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J. P. Garcia, Jr., J. dela Cruz, R. B. Rosen, D. F. Buxton; Imaging Implanted Keratoprostheses With Anterior Segment OCT and UBM. Invest. Ophthalmol. Vis. Sci. 2007;48(13):3868.
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© ARVO (1962-2015); The Authors (2016-present)
To compare anterior segment OCT and UBM for evaluating the status of implanted keratoprostheses.
A retrospective study was made of patients who underwent surgery with implantation of a Boston Keratoprosthesis (KPRO Type I) and were examined with anterior segment OCT (AC Cornea OCT prototype, OTI, Canada) and UBM (OTI Scan 35-50MHz Ultrasound, OTI, Canada). Similar scans were acquired using each modality sequentially, then images were analyzed and compared.
Four eyes were included in the study. Cross-sectional OCT imaged the constructed KPRO as a T-shaped silhouette with corrugated sides (bolt screw pattern of the KPRO) at the apical center of the cornea. The KPRO-host borders were sharply demarcated. The rest of the cornea appeared thickened and hyper-reflective, producing shadows on the iris. Directly beneath the cornea, the implant’s back plate blended inconspicuously with the anterior chamber. The titanium locking ring that secures the back plate was discernible as bright horizontal lines flanking the bottom sides of the corrugated figure. These lines cast shadows that obscured the iris below. The back surface of the KPRO cylinder defined the pupillary space beneath, with the pupil becoming more apparent when a PCIOL was in place. OCT outlined a PCIOL as having a straight top line and a curved bottom line. The angles could be seen as open or closed. Coronal OCT, on the other hand, showed the "hubcap" pattern of the KPRO, and revealed the status of the central cylinder's back surface. UBM imaged the KPRO as a space at the apical center of the cornea with lines approximating the host cornea’s outer and inner surfaces. The KPRO-host borders were ill-defined, and the rest of the host cornea appeared thickened, grainy and at times vague. The back surface of the KPRO displayed two parallel linear artifacts below it. UBM imaged a PCIOL as two bright parallel lines between the back surface of the KPRO and its artifacts. The anterior chamber, angle and iris could be seen on radial scans. Unlike OCT, UBM was able to image glaucoma tubes and haptics below the iris.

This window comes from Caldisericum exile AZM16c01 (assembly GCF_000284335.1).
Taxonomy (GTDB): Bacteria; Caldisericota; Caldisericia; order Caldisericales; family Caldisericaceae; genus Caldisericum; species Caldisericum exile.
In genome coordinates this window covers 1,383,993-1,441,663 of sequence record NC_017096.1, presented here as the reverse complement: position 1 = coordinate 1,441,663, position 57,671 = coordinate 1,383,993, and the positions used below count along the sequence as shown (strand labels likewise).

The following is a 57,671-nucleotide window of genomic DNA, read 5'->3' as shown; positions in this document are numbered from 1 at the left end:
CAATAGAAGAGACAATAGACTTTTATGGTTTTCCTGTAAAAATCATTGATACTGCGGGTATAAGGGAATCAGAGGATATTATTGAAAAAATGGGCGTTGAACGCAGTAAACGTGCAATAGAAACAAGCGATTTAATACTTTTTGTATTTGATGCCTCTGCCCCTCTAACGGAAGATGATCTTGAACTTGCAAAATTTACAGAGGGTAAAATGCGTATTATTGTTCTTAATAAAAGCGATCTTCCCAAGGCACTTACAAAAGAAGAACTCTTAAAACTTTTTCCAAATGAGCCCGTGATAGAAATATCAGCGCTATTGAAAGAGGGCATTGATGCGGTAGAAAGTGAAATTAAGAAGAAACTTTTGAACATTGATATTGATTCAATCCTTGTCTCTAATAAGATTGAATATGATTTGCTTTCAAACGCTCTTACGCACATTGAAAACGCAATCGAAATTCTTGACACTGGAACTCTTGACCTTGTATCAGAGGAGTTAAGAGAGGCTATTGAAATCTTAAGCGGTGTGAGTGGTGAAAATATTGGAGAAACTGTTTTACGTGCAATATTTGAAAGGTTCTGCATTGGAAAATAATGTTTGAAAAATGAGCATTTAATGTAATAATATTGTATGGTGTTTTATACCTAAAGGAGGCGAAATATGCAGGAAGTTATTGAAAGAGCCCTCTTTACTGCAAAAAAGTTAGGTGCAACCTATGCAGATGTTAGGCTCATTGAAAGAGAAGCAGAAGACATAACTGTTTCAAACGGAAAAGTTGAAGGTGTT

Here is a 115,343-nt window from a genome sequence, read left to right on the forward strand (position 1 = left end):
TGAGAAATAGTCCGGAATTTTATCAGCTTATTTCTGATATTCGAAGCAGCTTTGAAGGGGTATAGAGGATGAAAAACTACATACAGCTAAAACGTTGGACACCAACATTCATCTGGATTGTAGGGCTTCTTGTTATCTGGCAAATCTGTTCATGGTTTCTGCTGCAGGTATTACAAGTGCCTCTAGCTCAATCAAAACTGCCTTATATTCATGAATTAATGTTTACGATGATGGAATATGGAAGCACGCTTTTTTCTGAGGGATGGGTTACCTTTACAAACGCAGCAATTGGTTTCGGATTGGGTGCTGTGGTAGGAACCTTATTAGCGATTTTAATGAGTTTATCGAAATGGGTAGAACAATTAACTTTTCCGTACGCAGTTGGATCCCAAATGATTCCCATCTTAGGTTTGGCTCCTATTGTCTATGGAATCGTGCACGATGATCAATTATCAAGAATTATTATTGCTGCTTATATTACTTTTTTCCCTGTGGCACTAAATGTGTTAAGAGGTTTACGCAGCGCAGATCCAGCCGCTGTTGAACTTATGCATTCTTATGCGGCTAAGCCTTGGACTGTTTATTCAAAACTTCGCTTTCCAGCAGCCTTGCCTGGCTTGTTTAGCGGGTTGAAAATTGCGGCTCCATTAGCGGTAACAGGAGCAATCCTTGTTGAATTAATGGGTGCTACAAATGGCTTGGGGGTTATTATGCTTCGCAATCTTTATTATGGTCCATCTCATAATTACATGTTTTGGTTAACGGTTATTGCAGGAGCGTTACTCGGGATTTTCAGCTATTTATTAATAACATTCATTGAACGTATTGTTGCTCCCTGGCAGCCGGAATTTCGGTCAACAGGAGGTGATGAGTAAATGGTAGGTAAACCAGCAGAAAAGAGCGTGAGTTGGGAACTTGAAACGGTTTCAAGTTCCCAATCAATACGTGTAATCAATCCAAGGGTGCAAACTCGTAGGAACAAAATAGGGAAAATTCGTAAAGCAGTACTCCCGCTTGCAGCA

Imaging of implanted keratoprostheses was superior with anterior segment OCT compared to UBM. Cross-sectional OCT allowed visualization of the angle, iris and PCIOL better than UBM. More significantly, coronal OCT showed the en face image of the KPRO including its back surface, clinically important for monitoring development of retro-keratoprosthetic membranes. UBM, on the other hand, was more effective for imaging haptics and glaucoma tubes inserted beneath the iris.
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